Latest F1 news in brief
- Toro Rosso's Tost rues customer car ban
- Ecclestone eyes Russian GP at Sochi in 2014
- Hankook eyes F1 tire supply deal in near future
- Mercedes still working to improve F-duct
- F1 must make do with Montreal track facilities - promoter
Toro Rosso's Tost rues customer car ban
(GMM) Franz Tost believes F1 teams should still be able to run a 'customer car' acquired from active competitors.
Since the Faenza based team was sold by Minardi in 2005, and until last year, Toro Rosso raced a chassis based on the car fielded by sister team Red Bull Racing.
But in 2010, due to a rule clarification, the team had to build up its Italian base and staff in order to design and construct its own car, the current Ferrari-powered STR5.
"Nevertheless, I am of the opinion that this rule is wrong," team boss Tost is quoted in the latest edition of Auto Bild Motorsport.
"With an intensive collaboration between two teams, you could cut the budget in half," adding that the lower half of the grid would also be more competitive.
However, Tost is also happy with the current situation, with Red Bull owning and operating two separate teams.
"It works perfectly: Red Bull going for the world championship, and Toro Rosso working with the next generation.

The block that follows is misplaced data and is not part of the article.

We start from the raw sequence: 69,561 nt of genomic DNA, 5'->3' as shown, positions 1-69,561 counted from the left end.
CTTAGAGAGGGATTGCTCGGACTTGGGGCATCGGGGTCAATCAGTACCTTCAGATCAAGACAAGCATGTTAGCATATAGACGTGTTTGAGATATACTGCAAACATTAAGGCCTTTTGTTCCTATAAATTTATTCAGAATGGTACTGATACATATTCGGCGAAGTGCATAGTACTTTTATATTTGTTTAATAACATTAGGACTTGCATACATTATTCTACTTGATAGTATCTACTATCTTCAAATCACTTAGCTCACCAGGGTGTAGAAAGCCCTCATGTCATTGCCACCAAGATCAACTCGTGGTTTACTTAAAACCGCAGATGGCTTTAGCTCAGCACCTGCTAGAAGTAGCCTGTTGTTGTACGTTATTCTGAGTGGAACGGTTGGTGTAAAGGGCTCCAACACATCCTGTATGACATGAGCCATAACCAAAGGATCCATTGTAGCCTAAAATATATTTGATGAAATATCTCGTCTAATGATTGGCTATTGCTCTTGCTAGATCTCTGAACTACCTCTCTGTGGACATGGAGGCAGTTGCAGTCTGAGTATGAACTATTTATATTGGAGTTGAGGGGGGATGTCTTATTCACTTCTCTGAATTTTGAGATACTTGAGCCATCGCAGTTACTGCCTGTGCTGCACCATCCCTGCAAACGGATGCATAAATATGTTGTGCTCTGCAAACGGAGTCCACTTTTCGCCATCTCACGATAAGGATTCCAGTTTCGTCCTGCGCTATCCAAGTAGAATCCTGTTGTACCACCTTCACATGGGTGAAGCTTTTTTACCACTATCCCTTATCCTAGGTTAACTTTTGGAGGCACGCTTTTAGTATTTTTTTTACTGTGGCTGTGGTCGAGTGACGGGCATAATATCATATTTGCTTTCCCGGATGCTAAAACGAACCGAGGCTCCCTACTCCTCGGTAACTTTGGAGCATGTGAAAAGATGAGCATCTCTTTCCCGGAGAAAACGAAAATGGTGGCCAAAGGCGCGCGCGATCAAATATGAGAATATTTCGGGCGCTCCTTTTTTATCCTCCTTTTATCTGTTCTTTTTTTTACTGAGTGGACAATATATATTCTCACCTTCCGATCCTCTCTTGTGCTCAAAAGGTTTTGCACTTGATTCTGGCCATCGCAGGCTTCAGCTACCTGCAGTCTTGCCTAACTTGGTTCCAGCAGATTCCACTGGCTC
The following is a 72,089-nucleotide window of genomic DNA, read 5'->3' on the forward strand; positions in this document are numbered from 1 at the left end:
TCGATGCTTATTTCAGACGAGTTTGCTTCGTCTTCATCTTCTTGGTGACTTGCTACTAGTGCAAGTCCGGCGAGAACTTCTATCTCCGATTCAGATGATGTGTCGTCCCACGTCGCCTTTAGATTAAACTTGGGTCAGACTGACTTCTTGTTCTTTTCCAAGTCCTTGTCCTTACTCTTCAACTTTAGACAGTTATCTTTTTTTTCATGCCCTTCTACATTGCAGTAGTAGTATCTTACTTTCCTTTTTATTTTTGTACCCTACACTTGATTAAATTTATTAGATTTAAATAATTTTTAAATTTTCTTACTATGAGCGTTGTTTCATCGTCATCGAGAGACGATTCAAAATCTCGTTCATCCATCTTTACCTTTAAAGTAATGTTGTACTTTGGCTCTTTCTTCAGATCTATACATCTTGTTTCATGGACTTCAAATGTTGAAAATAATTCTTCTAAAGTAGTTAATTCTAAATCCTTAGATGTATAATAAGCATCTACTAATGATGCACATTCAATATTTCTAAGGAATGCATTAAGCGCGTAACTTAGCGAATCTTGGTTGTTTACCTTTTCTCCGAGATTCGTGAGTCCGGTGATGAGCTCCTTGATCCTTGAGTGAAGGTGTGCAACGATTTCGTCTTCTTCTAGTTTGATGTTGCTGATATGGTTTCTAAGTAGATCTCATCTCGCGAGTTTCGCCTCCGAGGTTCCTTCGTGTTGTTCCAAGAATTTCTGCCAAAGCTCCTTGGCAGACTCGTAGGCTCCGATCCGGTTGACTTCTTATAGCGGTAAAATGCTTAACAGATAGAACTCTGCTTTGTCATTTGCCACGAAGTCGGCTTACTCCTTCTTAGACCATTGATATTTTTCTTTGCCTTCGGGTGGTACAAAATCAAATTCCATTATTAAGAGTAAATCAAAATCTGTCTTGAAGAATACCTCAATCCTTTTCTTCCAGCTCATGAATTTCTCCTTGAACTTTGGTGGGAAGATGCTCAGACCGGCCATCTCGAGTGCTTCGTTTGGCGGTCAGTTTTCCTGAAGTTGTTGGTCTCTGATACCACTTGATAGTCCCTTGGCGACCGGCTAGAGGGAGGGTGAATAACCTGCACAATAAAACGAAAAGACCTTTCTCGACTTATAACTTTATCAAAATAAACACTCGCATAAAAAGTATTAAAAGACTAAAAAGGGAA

"Our current drivers Sebastien Buemi and Jamie Alguersuari are on the right track and have great futures," added the Austrian.
Tost also thinks team owner Dietrich Mateschitz is happy.
"At the moment I don't see any signs of a sale. In the (finance company) Money Service Group from Liechtenstein we also have our first own sponsor," he said.
Ecclestone eyes Russian GP at Sochi in 2014
(GMM) 2014 has been earmarked as a potential inaugural date for a grand prix in Russia.
F1 chief executive Bernie Ecclestone said in April that up to three venues were in the running for the Russian event, but that there is "a big push" from the resort city Sochi.
Located just north of the Georgian border and fronting the Black Sea, Sochi will also host the 2014 Winter Olympics.
"He (Ecclestone) suggests holding the first grand prix in autumn 2014," deputy regional development minister Yuri Reilyan is quoted by the business daily Vedomosti.
He added that Russia is ready to green-light construction of a circuit as soon as Ecclestone can "guarantee that the race will definitely take place, and the circuit will not be abandoned in the future".
The cost of the facility, to be built in the region of the Olympic Park in the Imeretinskaya Valley, is estimated at $200 million.
A draft project has already been agreed with regular F1 circuit designer Hermann Tilke.
"It's too early to speak about the budget. The final project is yet to be worked out, it will be done by an organization committee to be established by the end of this year," said Reilyan.
Hankook eyes F1 tire supply deal in near future
(GMM) Hankook is no longer in the running to supply tires to F1 teams in 2011, but the Korean company is not ruling out another bid within the next "two or three years".
Michelin, Kumho and Avon were also interested in replacing the sport's departing official supplier Bridgestone, but it is believed Pirelli is now in pole position for the deal.
But executive vice president Hyan Bum Cho told the Sydney Morning Herald that Seoul-based Hankook might be interested in succeeding the Italian marque.